As part of the annual process of approving accounts, electing board member and completing its shareholder AGM, Nintendo has now issued its CSR (corporate social responsibility) report that aims to highlight the company's policies across a broad range of areas. The basic presentation is here, while this CSR Q & A has further details.
In terms of manufacturing conditions, Nintendo states that it continues to follow RBA standards (responsible business alliance) and communicate requirements to supply chain partners. This'll relate to working conditions and also procurement of parts - third-parties are required to fill in annual surveys and Nintendo conducts on-site checks (which have been restricted to remote audits recently). This is very much the norm in terms of Nintendo's approach, as it's a 'fabless' production model, in the sense that Nintendo doesn't conduct any manufacturing internally.
On the topic of responsibly sourcing minerals, an area in which the technology industry has faced criticism for a number of years, Nintendo states that its basic policy is that "minerals (including tin, tantalum, tungsten, gold, and cobalt, etc.*) that become a source of finances for organizations associated with human rights violations such as child labor, environmental destruction, and the inhumane use of military force, are not used in Nintendo products." Nintendo states that it participates in industry practices such as RMI (Responsible Minerals Initiative) and RMAP (Responsible Minerals Assurance Process).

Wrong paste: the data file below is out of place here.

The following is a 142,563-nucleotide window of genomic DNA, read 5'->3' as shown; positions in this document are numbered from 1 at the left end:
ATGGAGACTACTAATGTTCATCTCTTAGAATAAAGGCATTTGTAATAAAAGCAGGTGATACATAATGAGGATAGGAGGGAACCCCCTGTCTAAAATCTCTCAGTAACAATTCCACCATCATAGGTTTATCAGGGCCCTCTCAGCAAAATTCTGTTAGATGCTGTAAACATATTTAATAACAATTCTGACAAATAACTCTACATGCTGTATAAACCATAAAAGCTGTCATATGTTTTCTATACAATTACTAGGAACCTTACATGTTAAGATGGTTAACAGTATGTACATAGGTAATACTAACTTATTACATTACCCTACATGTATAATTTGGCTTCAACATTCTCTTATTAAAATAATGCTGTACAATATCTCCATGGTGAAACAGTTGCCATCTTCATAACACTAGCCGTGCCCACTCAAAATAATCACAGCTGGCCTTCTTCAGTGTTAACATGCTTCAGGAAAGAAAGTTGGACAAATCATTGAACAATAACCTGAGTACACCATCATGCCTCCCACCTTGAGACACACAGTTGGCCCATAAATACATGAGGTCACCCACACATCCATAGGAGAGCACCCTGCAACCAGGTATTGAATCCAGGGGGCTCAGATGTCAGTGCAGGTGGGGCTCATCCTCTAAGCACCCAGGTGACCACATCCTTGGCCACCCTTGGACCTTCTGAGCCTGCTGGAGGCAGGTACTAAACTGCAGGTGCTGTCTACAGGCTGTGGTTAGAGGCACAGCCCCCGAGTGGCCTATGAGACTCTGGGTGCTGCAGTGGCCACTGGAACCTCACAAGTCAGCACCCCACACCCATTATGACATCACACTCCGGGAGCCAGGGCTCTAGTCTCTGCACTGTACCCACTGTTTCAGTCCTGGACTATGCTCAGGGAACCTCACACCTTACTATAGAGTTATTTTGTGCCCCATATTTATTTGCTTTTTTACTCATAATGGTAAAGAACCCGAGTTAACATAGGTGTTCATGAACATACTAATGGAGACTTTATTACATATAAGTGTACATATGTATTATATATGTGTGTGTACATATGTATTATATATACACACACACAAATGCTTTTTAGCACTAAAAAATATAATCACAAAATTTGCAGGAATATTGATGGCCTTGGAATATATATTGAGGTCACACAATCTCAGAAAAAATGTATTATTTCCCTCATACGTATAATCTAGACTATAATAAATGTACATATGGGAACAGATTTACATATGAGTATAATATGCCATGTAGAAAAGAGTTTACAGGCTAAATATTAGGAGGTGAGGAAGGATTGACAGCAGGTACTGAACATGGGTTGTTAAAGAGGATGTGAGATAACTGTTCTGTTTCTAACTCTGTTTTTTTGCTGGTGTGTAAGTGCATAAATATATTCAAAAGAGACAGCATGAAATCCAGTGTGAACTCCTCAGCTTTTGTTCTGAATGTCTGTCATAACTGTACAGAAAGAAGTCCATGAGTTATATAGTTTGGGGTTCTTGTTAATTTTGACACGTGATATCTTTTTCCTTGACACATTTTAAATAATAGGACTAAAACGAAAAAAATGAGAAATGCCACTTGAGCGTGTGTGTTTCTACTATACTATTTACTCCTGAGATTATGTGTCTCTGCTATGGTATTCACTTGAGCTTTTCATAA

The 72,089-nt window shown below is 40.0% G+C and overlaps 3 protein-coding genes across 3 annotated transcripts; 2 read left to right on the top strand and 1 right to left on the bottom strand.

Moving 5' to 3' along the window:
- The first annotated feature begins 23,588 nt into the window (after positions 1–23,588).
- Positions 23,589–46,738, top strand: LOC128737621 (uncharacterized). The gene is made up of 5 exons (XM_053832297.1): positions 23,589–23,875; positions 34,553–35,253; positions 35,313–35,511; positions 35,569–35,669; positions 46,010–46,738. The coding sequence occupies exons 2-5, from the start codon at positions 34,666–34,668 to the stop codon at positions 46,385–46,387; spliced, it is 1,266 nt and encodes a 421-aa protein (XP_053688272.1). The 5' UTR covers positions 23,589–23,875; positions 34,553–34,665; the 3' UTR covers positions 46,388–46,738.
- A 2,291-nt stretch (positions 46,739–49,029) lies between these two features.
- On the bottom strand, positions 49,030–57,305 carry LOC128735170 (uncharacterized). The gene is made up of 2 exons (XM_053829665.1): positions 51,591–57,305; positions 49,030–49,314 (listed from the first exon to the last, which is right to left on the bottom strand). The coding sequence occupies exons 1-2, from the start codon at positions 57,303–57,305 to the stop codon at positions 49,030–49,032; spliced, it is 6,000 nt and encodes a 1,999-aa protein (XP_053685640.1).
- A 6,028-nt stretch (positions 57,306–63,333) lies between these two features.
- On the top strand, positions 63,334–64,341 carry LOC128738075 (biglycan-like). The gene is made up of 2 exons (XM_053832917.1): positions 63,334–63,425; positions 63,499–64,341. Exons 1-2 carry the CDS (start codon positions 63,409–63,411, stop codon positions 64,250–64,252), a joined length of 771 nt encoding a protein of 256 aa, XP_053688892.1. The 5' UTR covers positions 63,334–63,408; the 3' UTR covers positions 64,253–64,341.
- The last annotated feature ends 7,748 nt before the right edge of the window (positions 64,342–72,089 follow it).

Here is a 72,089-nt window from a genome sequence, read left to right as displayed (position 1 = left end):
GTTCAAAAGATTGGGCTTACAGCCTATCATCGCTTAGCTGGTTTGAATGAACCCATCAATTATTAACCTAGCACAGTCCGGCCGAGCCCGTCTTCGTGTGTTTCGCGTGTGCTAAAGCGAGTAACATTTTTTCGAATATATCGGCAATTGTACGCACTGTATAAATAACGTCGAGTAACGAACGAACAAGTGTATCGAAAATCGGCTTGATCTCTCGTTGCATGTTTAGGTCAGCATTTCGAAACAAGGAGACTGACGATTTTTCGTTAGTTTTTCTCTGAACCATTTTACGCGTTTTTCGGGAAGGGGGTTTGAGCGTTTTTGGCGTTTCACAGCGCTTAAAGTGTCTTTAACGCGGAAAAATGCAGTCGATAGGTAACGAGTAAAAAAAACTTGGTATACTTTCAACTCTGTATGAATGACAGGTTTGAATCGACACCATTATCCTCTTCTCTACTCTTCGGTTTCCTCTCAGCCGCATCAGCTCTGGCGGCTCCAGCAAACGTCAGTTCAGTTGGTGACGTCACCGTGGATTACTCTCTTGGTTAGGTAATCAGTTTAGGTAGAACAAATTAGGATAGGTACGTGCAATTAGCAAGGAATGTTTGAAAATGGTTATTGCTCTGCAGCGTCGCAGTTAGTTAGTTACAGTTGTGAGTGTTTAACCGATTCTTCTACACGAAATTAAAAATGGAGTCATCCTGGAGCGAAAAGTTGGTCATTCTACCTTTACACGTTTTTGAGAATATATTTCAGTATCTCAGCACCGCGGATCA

In addressing its approach to the environment, Nintendo cites a variety of areas as its credentials. Regional offices follow and aim to reach the highest standards in areas such as recycling, renewable energy and sustainability. Packaging on products uses recyclable materials, but it's worth noting that Nintendo does not state that it is utilising previously recycled materials for packaging, which again is a norm in the industry that could be improved if the resources become available. The company also cites regional efforts to reduce the environmental impact of its business, such as ensuring 100% loads on trucks shipping goods in order to avoid wasted distribution.
Overall, Nintendo cites a number of standards and initiatives it's following to improve and maintain manufacturing conditions, procurement and environmental impact. There's certainly an argument that more can be done across these areas, of course, and much of the approach is reliant upon accurate and carefully vetted surveys and reports from partners. It'll also be interesting to see if reports from external agencies and organisations appear in the coming months to assess the company's performance in these areas.
For now, Nintendo is certainly making the case that it is making progress in these key areas of corporate social responsibility; here's hoping for a continued drive to improve further.